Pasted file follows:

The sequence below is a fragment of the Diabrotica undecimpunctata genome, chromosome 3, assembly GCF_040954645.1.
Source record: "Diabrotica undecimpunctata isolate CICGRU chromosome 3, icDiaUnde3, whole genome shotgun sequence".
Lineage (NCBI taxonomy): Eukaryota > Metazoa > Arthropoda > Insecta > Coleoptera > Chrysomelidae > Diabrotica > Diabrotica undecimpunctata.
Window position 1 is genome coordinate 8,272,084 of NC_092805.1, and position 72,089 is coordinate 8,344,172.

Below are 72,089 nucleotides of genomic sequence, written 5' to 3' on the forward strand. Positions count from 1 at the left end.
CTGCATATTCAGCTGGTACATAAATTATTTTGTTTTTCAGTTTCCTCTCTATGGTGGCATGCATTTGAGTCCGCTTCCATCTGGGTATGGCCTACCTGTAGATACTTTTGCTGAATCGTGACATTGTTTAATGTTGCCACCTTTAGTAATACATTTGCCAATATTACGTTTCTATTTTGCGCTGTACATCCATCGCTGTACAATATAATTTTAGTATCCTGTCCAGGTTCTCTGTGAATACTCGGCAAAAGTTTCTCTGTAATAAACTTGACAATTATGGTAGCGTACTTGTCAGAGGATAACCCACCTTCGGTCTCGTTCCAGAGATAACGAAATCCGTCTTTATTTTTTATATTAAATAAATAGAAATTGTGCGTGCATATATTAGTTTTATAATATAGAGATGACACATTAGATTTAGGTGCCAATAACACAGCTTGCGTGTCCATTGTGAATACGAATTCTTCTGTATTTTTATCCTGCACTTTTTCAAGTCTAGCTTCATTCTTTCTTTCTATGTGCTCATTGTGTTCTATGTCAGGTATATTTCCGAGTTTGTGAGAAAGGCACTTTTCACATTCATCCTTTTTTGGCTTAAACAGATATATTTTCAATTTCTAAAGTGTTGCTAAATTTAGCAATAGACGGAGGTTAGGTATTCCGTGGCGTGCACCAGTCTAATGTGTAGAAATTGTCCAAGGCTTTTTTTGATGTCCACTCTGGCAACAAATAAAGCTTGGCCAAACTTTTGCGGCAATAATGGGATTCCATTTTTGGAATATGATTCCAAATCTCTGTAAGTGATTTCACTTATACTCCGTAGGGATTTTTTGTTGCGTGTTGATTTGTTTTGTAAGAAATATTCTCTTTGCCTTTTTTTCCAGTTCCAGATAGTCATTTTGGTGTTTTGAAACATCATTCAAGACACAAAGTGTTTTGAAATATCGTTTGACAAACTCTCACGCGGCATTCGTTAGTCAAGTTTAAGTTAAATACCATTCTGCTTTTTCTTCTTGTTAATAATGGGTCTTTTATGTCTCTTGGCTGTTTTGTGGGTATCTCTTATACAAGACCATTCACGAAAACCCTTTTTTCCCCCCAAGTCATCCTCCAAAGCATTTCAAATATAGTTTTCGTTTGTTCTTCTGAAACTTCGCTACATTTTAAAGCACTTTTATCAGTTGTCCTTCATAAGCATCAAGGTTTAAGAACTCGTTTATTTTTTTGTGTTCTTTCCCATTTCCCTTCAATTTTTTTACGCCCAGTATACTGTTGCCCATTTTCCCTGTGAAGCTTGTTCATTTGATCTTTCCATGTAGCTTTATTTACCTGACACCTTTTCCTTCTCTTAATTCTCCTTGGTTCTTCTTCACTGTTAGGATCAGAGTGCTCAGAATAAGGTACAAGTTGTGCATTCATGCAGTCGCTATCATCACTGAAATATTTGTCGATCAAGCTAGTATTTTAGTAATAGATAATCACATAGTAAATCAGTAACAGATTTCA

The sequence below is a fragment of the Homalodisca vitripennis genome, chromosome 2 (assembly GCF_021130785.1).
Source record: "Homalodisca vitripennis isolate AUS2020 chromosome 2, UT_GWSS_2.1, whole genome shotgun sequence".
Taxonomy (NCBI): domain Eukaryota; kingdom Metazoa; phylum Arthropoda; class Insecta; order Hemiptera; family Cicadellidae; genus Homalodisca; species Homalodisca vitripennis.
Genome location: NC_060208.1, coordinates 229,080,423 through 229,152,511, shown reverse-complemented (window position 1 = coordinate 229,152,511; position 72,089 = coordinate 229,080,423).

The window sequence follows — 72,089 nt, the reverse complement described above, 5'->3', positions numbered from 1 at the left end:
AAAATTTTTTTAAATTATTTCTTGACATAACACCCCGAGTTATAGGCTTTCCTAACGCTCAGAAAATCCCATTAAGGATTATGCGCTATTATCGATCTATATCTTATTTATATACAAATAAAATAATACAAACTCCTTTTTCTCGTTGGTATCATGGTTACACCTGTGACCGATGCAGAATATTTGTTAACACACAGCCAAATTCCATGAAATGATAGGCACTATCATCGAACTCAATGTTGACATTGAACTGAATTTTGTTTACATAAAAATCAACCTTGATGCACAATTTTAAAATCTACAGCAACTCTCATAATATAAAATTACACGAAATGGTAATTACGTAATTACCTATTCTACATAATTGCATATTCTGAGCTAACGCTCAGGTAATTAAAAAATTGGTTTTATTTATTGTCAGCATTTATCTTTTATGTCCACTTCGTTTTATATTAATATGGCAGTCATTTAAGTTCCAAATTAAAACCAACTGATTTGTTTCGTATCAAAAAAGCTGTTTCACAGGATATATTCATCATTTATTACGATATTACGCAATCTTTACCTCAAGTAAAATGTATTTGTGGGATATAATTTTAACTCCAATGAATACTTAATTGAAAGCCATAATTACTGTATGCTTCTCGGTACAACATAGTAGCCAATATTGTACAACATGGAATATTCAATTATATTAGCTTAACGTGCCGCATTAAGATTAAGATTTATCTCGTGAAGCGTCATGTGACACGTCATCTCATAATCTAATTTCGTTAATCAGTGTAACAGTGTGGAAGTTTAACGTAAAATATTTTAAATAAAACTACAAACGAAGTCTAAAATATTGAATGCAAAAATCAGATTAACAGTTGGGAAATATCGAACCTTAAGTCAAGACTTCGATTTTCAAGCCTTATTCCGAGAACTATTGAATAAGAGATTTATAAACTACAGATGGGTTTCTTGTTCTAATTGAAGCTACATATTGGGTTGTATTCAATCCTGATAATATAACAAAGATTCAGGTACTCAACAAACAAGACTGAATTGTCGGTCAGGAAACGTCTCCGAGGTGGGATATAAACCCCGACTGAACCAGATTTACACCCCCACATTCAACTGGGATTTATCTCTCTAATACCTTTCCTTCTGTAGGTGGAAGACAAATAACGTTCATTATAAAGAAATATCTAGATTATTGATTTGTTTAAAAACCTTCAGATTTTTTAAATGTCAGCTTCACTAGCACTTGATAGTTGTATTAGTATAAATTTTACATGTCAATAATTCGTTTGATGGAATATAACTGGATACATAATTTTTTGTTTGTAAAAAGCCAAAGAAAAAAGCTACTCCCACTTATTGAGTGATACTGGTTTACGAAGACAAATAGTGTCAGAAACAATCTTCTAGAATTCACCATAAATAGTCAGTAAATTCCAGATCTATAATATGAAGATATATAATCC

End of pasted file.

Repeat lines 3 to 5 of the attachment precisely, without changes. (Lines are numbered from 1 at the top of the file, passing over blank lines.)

Lineage (NCBI taxonomy): Eukaryota > Metazoa > Arthropoda > Insecta > Coleoptera > Chrysomelidae > Diabrotica > Diabrotica undecimpunctata.
Window position 1 is genome coordinate 8,272,084 of NC_092805.1, and position 72,089 is coordinate 8,344,172.

Below are 72,089 nucleotides of genomic sequence, written 5' to 3' on the forward strand. Positions count from 1 at the left end.